Reigle was named Chief Executive Officer of the electric championship in September 2019, replacing Formula E co-founder Alejandro Agag, who still holds the position of president. Prior to joining Formula E, Reigle held senior management positions at Manchester United and the Los Angeles Rams, gaining experience at top soccer and American football clubs.
During his tenure overseeing the growth of the all-electric series, Reigle also had to work to ensure that the championship remained afloat in what was arguably the most sensitive phase in this championship’s existence, that concerning the consequences of the coronavirus pandemic. In addition to having to carry on the season, the CEO had to ensure solid foundations for the championship, especially after the announcement of the intention of Audi, BMW and Mercedes to want to leave the category even before the introduction of Gen 3.
His tenure has also included adding new venues to the calendar, including Hyderabad, Cape Town and Sao Paulo for the 2023 season, with other stops still under discussion. Among the other aspects that he had to supervise is the one related to the pit stop for recharging during the race, postponed to next year both for safety reasons and for the delays in supplying the teams with the necessary spare parts.
Jamie Reigle, CEO of Formula E
Photo by: Sam Bloxham / Motorsport Images
The Attack Charge should still debut next year, even if it is not certain that it will be adopted in all the appointments of the calendar: more will be known in the coming months, perhaps true in the autumn when further tests will be completed.
His departure was announced to Formula E staff on Tuesday morning, who confirmed Reigle would “remain as a consultant until the end of the year” and would support the new CEO, which will be announced in the coming months.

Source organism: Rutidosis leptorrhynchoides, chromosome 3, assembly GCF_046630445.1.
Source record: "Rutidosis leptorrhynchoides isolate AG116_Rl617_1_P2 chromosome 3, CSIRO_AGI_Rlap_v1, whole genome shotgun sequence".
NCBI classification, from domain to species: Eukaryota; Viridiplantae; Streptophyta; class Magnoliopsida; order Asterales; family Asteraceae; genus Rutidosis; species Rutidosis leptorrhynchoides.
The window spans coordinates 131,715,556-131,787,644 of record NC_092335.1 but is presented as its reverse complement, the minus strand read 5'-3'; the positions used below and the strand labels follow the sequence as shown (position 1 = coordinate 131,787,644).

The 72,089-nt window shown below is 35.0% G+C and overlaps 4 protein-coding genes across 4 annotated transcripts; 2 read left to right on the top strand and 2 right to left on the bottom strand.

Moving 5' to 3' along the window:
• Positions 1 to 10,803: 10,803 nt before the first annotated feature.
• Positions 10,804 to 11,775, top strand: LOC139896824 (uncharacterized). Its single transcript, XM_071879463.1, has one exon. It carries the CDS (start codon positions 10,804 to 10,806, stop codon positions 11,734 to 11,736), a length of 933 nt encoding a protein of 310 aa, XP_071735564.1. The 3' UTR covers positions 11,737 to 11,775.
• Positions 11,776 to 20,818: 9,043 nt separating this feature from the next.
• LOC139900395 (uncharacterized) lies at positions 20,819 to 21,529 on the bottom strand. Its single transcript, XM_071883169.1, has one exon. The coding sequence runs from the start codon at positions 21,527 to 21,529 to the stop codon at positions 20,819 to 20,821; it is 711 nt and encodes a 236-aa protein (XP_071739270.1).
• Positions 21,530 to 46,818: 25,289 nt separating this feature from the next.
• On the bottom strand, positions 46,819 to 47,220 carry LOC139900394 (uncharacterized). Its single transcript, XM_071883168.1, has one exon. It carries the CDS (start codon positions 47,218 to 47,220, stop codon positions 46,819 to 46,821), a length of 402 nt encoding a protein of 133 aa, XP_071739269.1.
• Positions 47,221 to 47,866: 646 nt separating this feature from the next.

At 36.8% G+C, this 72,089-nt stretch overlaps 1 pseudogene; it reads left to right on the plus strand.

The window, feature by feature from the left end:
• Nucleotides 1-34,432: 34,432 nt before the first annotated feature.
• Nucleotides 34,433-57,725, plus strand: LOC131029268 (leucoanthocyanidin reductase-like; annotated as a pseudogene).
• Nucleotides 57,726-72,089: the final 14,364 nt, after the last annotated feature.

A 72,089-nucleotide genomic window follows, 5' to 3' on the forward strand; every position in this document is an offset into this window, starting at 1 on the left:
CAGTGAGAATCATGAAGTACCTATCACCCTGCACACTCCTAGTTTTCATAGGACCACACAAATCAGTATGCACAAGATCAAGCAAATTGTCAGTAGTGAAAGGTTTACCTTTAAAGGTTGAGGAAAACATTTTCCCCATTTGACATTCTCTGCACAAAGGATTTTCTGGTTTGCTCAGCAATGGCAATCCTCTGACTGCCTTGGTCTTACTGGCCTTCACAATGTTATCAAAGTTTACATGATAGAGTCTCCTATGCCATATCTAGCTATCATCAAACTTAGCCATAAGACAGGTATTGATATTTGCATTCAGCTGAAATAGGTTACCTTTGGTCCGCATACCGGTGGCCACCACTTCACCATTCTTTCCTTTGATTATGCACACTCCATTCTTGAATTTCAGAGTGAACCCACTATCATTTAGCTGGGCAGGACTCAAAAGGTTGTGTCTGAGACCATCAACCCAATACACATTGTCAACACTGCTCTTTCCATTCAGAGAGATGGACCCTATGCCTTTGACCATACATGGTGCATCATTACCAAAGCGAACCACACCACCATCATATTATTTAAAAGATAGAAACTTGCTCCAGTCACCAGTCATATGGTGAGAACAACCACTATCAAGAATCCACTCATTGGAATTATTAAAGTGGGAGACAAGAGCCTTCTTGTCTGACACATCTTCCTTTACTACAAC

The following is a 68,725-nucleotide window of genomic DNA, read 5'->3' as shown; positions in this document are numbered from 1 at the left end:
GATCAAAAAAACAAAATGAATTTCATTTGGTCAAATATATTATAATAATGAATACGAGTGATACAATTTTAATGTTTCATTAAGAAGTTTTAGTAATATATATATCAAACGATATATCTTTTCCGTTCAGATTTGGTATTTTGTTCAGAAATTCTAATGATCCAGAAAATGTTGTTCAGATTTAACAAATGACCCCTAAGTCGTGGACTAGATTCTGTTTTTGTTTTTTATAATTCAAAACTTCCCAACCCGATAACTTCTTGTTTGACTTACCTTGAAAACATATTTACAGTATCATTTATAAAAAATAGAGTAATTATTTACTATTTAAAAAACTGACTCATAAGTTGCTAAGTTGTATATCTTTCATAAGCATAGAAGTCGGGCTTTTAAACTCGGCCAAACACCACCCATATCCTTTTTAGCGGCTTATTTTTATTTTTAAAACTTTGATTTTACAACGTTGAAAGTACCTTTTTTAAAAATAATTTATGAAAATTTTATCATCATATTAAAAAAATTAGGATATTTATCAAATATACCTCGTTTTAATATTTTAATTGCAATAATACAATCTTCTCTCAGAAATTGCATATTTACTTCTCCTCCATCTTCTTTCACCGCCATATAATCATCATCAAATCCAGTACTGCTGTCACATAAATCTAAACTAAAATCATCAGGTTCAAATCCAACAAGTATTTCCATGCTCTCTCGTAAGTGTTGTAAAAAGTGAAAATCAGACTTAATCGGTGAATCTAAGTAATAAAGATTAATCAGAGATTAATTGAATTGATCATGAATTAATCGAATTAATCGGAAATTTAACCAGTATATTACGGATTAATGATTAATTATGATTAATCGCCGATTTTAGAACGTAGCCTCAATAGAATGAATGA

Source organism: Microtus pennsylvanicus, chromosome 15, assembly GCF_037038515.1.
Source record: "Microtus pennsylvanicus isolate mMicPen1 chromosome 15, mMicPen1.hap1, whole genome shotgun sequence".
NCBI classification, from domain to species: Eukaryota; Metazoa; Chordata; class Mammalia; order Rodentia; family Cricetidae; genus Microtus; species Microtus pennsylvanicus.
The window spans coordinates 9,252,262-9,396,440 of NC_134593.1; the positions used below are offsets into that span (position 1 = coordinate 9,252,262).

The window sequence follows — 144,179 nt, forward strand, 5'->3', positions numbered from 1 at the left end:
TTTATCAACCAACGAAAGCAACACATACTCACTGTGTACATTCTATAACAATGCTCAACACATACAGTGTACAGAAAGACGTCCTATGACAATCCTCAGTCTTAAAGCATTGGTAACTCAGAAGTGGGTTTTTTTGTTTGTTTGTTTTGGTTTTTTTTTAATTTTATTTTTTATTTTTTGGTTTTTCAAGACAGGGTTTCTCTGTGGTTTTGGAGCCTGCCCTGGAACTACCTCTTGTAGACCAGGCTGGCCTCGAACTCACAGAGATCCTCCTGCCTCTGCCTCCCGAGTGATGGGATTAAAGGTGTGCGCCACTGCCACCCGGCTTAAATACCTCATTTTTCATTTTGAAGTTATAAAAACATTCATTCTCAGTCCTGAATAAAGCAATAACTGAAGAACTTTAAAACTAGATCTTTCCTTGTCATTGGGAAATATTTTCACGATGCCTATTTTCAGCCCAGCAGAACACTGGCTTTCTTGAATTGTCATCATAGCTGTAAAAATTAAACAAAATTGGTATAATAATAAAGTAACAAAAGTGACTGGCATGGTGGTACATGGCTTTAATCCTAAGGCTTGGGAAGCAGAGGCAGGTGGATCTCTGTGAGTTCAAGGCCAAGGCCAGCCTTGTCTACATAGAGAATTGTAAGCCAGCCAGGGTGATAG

In an internal message, Reigle said: “When I was offered the opportunity to drive Formula E, one of my mentors told me my main focus should be on leaving the company in a better place than I was. when I started. A simple piece of advice, but a high bar given the success that Formula E has achieved in the first five seasons”.
“Our fans, teams, partners, shareholders, board of directors, and most importantly to me, you, our employees, will be the final judges of how I fared. But I think I can safely say that Formula E is now on solid footing and ready to seize our huge opportunity, which fills me with enormous pride.
Jamie Reigle, CEO, Formula E, Alejandro Agag, President, Formula E, Alberto Longo, Deputy CEO, Chief Championship Officer, Formula E
Photo by: Simon Galloway / Motorsport Images
“I look back on the past four years and marvel at what we have achieved together. Facing unprecedented challenges, we’ve redefined our sport, launched an innovative brand, attracted iconic teams, opened up incredible cities and welcomed new partners.”
“This year, we’re achieving record television and digital broadcast attendances and audiences, thanks to incredible races unlocked by the groundbreaking Gen3 car,” Reigle explained.
Formula E will announce Reigle’s replacement in due course.